Glider experience gives Shoreham air cadets first taste of flying

Three Shoreham air cadets cannot wait to take to the skies, having started their glider training.

As keen as they are to fly, they accept they have to start their learning on the ground and are just pleased to have made the first step towards realising their dreams of gliding.

Corporal Michael Gray with his instructor at Kenley

Corporal Michael Gray with his instructor at Kenley

Corporal Michael Gray, 14, Corporal Rosie Dyett, 13, and Cadet Joseph Ramet, 15, travelled to Kenley, the home of 615 Volunteer Gliding Squadron and former Battle of Britain airfield in Surrey, to start their training.

Joseph said: “We learned about the principles of flight at the squadron but it has been great to be able to actually see how it all works and experience it for myself. I can’t wait to get into the air for real.”

Gliding is one of the air cadets’ core activities and a long line of them has passed through the doors at Kenley.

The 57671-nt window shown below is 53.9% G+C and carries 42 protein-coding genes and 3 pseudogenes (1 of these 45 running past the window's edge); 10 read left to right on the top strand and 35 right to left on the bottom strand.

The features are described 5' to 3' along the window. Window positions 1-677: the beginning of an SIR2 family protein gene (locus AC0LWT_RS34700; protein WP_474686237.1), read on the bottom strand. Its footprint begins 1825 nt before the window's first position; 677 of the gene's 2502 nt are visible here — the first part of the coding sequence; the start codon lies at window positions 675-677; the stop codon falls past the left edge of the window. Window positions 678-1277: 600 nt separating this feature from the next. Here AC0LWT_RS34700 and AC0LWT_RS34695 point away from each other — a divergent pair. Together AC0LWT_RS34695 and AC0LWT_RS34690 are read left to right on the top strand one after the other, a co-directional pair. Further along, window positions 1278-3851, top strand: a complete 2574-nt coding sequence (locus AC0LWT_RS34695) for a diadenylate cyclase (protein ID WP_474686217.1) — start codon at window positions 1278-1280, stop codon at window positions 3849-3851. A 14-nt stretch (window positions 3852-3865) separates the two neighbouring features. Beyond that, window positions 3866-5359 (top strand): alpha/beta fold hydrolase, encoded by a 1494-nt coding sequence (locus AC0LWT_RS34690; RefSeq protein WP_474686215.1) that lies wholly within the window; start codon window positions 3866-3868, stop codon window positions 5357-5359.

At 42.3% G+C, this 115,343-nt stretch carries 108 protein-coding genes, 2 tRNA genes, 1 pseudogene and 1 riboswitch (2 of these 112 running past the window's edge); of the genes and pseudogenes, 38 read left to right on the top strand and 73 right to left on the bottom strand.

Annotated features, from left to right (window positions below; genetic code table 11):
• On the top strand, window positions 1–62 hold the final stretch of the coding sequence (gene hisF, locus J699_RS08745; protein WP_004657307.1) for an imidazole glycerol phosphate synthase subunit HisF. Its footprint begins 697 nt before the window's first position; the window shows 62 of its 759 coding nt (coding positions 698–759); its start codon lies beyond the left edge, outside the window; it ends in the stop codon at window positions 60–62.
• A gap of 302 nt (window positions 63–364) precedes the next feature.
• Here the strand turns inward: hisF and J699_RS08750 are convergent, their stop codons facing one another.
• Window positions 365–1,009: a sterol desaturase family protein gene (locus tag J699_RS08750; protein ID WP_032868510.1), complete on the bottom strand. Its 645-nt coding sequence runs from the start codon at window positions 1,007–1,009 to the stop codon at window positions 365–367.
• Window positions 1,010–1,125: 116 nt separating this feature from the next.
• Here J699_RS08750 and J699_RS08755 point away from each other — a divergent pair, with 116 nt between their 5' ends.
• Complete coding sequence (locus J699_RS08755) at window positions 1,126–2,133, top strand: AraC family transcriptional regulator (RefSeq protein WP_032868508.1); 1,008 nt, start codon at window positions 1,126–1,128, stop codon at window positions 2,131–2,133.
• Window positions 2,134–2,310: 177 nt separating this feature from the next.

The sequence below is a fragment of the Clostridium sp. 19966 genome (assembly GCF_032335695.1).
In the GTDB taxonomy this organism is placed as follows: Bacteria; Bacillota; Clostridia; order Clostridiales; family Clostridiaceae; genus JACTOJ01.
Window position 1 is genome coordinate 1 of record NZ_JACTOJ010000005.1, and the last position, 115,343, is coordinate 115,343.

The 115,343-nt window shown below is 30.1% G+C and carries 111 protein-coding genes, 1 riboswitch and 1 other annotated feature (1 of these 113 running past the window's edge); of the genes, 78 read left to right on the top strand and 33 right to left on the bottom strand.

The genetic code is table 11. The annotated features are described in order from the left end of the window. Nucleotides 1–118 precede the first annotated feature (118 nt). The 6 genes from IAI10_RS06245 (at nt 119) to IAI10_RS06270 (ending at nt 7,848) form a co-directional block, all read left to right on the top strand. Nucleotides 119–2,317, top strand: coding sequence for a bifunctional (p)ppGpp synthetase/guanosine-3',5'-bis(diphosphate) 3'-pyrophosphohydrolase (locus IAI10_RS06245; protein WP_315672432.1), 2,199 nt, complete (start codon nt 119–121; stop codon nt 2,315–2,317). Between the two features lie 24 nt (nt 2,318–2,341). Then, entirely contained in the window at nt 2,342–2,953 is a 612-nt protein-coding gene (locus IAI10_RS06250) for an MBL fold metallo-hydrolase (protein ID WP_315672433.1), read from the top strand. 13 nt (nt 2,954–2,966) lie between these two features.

The trio from 1440 (Shoreham-by-Sea) Squadron spent time in the hangar looking over the two-seat Grob Viking T1 glider that has been used to fly cadets for many years.

Cadet Jospeh Ramet at the controls

Cadet Jospeh Ramet at the controls

Neil Worth, civilian instructor, said: “They learned about how the aircraft gets into the sky and, more importantly, what keeps them there without engines. They also learned how an operational gliding airfield works and how they fit in to the bigger picture.

“The cadets were all itching to get into the air but, as with all things, they needed to start at the beginning, which for them, this meant time firmly on the ground.”

The cadets were able to take control of the Viking simulator, with support, and were able to put into practice some of the theory they had learned.

Rosie said: “When it was my turn to go into the simulator, I was a bit nervous to start with but my instructor was really good and it was great fun.”

Corporal Rosie Dyett at the contols of the simulator

Corporal Rosie Dyett at the contols of the simulator

Passing the ground school element of their gliding training means the team can now progress, take to the air and put into practice some of the things they learned in the coming months.

Sergeant Leslie Ackerman, an adult volunteer at 1440 Squadron, said: “By starting the cadets off using a simulator on the ground, they are able to understand the basics of how aircraft fly and what the controls do to affect that. This makes for a much better experience when they do take to the skies.”

The squadron is keen to recruit young people aged 12 to 18, as well as adult volunteers. Email or visit for more information.

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